I’ve been told life can be equated to a series of steps ranging from one to ten. Consider the fundamentals of life as steps you ascend as you learn and grow with each new step taking you higher. Oftentimes step ten is the pinnacle of your achieve- ments. But as you go through life, climbing the ladder looking to achieve number ten, something inevitable happens. Once you conquer the number ten, you start at one again. It might be twenty-one or thirty-one or eighty-one, but it’s the same principles of your original number one.
How frustrating, you might say. It’s still the same fundamentals of your very first one. Naturally you want growth and development and new levels. The principles for each step remain the same and the fundamentals remain the same, but on each new level you have a little more depth and a little more influence. As you grow, learn, and develop, you might reach a new level, but you are always cycling one through ten with the same fundamentals.
When you recognize and understand the cycle and seasons of your life, the press becomes nothing more than a workout and a time of training and conditioning. Press on with confidence. You have a race to finish!
Here my wife, Jennette, gives her account of when she walked into the hospital the day of the accident:
I came rushing into the hospital to find Josiah. The children’s hospital was about a forty-minute drive from my house, but I made it that day in about thirty minutes by the grace of God. A friend was driving me, and I remember just sitting in the passenger seat, crying and praying, “God, please don’t let my baby die. God, please let my baby walk and lead a normal life.” I had received a few phone calls from some dear pastor friends who prayed with me over the phone and spoke life over Josiah and his body. The feeling was surreal to run into the hospital and hear Josiah was checked in under the name “Trauma Juneau.” Whenever a severe patient is admitted or transported via life flight, the hospital assigns a trauma name to the patient for quick and easy admission. I was looking for Josiah, my baby, but the hospital staff knew him as “Trauma Juneau.”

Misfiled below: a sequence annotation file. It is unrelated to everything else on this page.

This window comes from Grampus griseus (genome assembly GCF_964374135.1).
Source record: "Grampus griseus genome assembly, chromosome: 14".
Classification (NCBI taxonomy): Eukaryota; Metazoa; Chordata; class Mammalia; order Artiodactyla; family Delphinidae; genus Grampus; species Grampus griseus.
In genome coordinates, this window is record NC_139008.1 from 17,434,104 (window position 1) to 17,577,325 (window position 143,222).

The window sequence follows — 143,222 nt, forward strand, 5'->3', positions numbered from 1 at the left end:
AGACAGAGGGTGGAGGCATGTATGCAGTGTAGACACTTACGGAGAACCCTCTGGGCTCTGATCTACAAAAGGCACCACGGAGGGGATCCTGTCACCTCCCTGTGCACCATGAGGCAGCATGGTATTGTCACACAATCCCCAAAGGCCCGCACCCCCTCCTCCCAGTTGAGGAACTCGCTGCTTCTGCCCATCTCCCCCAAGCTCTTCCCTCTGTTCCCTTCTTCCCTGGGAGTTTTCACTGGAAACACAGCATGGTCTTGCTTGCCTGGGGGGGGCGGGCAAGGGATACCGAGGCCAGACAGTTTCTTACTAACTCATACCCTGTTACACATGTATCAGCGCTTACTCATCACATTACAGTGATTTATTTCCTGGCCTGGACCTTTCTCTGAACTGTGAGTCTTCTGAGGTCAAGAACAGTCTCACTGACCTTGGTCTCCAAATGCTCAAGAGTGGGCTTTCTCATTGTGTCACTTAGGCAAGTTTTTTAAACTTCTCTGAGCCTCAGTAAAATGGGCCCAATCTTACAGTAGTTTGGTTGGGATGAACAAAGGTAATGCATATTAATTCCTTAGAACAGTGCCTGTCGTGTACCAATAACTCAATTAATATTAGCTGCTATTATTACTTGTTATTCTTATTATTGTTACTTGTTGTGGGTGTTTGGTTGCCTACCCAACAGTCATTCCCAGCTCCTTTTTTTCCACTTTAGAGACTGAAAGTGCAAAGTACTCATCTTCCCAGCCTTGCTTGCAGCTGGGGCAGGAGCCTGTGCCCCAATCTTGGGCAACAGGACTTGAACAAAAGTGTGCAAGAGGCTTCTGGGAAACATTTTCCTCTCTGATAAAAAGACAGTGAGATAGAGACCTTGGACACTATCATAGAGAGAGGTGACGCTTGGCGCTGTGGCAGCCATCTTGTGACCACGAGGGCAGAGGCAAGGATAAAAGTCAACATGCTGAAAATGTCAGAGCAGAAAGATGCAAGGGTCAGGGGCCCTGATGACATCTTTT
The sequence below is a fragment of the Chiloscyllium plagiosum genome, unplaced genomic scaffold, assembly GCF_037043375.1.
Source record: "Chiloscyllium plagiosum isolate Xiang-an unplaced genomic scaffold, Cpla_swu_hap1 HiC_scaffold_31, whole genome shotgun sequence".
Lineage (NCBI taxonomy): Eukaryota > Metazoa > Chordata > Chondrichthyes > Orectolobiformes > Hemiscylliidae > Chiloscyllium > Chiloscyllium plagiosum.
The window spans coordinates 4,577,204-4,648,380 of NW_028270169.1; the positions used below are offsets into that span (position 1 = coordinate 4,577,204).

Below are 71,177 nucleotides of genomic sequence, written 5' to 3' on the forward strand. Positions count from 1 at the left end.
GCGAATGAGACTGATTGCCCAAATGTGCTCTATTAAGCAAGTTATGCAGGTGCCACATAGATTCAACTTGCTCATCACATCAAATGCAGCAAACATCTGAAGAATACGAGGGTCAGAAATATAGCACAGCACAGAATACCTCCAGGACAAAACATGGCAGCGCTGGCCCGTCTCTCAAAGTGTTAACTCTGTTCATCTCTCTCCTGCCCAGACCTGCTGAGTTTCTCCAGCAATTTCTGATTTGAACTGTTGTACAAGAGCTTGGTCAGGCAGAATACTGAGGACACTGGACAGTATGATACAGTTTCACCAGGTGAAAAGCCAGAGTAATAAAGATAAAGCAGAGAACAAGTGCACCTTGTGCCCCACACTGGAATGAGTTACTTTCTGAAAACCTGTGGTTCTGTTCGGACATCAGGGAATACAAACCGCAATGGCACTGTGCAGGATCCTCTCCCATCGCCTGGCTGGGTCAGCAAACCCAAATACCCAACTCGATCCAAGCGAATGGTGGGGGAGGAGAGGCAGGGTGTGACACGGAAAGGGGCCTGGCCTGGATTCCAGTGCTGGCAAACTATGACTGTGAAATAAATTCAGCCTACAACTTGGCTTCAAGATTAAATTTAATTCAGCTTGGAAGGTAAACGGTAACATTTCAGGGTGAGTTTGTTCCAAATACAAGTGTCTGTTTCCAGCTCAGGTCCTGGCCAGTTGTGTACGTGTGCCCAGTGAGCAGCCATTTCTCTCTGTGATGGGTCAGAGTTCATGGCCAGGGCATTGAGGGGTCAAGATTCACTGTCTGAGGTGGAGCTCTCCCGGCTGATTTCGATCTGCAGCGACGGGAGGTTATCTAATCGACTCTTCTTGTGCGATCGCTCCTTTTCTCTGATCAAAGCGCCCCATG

I was quickly escorted into the emergency room and saw Josiah lying on the cold hospital table. His shirt had been cut from him, and several medical staff members were all around running tests and evaluating his condition. He was stabilized on a medical board and was supported with a neck brace. The first thing I wanted to do was touch him and look into his eyes and let him see I was there with him. It was heart wrenching to put him into the helicopter and hear him say, “Mommy, please don’t leave me,” but there were restrictions on the helicopter and there wasn’t enough room for another adult, so I had to release him to the flight crew. Time was of the essence. Josiah’s eyes were still. He wasn’t crying, but looking into them you could tell he understood the severity of the situation. Despite Josiah’s concern, there seemed to be a peace in his eyes.
The doctors hadn’t given us any indication as to Josiah’s evaluation yet. He was responding well and moving his extremities, but nothing was determined and no results had been released to us concerning his long-term condition. Family, friends, and pastors we knew from all across the country were praying for Josiah and believing for total restoration. We believed he was going to be OK, but we just wanted to hear something from the doctors. We just wanted to hear Josiah would lead a normal life.
Jennette and I were standing on the only thing we had, which was our faith, but waiting to hear a report from the doctor was one of the hardest things we’ve had to do.